Asia is fast becoming one of the greatest trekking destinations on earth. The towering peaks of Nepal provide treks such as the Everest Base Camp Trek and the Annapurna Circuit, whilst the magical landscapes of India and Bhutan provide treks such as the epic Snowman Trek and the Singalia Ridge Trek. Asia literally offers up thousands of unique treks that will blow the mind of even the most experienced hiker.
However, trekking in Asia comes with certain risks.
Locations are often remote and weather conditions can change fast. Therefore, keeping safe should be your top priority. To help you stay safe on your next adventure, we have put together our top tips on how to keep safe when trekking in Asia.
Trekking solo is always a dangerous option. Who can help you when you twist an ankle? Who can help you when you suffer an illness? Taking a trek with a reputable guide company is far safer. Not only are you in a group, but your lead guide will almost always be far more experienced than you in an emergency and will have the necessary knowledge to handle such situations. Good guide companies will also know the best places to eat and the safest routes to trek.
No before you go means understanding the political and natural landscape of the area you are about to trek in. Has there been any terrorism in the area? Have there been any natural disasters? In 2015, Nepal was hit by an earthquake that devastated much of the country. Although the nation has now recovered, many of the trekking routes were closed for long periods of time. Always check the Foreign Commonwealth Office sites before departure.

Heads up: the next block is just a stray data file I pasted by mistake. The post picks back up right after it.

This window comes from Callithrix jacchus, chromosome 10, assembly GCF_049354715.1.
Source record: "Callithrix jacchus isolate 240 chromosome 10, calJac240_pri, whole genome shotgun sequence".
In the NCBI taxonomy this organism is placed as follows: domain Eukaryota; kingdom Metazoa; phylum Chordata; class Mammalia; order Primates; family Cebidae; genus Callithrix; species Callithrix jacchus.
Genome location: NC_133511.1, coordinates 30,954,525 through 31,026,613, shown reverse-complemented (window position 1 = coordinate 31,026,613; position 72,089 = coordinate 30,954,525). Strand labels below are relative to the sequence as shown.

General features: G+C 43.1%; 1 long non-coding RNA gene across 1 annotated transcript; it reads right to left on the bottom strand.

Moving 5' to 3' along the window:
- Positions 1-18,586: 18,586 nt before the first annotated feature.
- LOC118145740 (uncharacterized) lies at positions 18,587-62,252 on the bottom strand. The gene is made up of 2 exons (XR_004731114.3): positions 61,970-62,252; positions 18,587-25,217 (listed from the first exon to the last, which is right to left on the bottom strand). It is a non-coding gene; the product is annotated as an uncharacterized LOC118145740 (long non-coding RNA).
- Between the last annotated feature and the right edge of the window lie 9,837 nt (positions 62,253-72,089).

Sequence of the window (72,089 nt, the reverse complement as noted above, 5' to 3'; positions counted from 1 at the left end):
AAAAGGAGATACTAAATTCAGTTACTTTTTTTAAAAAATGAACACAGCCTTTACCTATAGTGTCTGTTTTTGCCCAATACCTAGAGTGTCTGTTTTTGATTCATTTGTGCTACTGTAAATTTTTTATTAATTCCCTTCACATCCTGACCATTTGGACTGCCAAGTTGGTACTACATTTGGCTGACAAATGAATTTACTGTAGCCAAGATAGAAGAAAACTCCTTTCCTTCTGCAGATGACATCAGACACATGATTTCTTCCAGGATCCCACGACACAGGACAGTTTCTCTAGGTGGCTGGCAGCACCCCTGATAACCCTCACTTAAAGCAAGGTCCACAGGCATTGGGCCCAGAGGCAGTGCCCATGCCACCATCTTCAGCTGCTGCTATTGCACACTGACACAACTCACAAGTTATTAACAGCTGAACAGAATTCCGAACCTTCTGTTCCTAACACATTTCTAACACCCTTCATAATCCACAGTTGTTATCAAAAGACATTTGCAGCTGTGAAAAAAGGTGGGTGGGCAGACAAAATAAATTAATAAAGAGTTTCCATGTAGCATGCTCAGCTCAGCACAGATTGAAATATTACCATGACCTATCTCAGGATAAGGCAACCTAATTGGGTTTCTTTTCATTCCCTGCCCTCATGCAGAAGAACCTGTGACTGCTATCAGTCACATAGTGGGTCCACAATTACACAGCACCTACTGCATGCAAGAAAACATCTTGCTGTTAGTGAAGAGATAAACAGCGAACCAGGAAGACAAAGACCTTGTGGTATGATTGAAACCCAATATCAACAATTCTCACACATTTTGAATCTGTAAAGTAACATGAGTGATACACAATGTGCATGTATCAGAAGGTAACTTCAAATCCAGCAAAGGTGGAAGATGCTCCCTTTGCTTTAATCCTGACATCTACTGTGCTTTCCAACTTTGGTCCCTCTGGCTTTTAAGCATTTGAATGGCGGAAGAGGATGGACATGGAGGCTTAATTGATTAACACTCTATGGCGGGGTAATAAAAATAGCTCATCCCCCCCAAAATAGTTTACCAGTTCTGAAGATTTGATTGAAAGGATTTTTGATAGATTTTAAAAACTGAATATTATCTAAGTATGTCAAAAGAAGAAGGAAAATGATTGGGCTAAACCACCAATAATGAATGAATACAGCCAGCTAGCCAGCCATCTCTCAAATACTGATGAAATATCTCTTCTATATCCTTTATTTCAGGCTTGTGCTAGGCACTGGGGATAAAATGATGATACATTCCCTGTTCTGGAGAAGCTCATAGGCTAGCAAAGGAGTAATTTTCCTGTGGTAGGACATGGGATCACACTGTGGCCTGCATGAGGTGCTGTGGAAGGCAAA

Taking the right gear is hugely important to your safety. Treks throughout Asia, particularly in the Himalayas, can get exceptionally cold. Temperatures at altitude drop severely and weather storms can approach exceptionally quickly. In 2014, 41 trekkers perished in the Annapurna region after a snowstorm hit suddenly. Therefore, having the right clothing and camping gear is vital. If trekking solo, it’s also important to take the right equipment with you such as ropes, compass and first aid supplies.
Altitude sickness is a real risk when trekking in the Himalayas and other mountainous regions in Asia. The phenomenon is very common, particularly if you are not used to trekking high. The key is to always take your time, never ascend fast. There is no cure to altitude sickness and if you experience any of the symptoms, you must descend immediately. Please note that fitness, weight, age and gender have no bearing on who may experience altitude sickness. For more information, please see our page here.
Knowing your route is vitally important, especially when trekking solo. In regions where trekking is popular, there are many intersecting paths and getting lost is a real risk. Always bring a compass and detailed map with you and mark out your route prior to departure so that locals can help you if needed. It’s also a good idea to mark on your map where you will have access to food and water as trekking houses are often quite far apart.
Last but certainly not least, always purchase adequate travel insurance prior to your journey. You will most likely be trekking in remote areas where the cost of rescue and evacuation is high. Remember to purchase a policy for high altitude rescue if you plan on trekking in the mountains. You’ll also want cover for lost and stolen items, and for hospital stays if you get unlucky with the food!
Thank you and safe travels!
Mark has trekked extensively in Asia, Europe, South America and Africa. He founded Mountain IQ in 2014 with the sole aim to be the best online information portal to some of the most popular mountain destinations around the world. When not writing for Mountain IQ, Mark is out exploring the outdoors with his wife!
Hiking in Romania – Your Guide To The Best Trails (With Videos)
Hike To Hollywood Sign – How To Choose The Best Trail
George Mallory Everest Images – Newly-Discovered Photos From Reconnaissance Expedition
5 Best Hikes In Southern California – Your Guide To These Epic Trails (With Videos)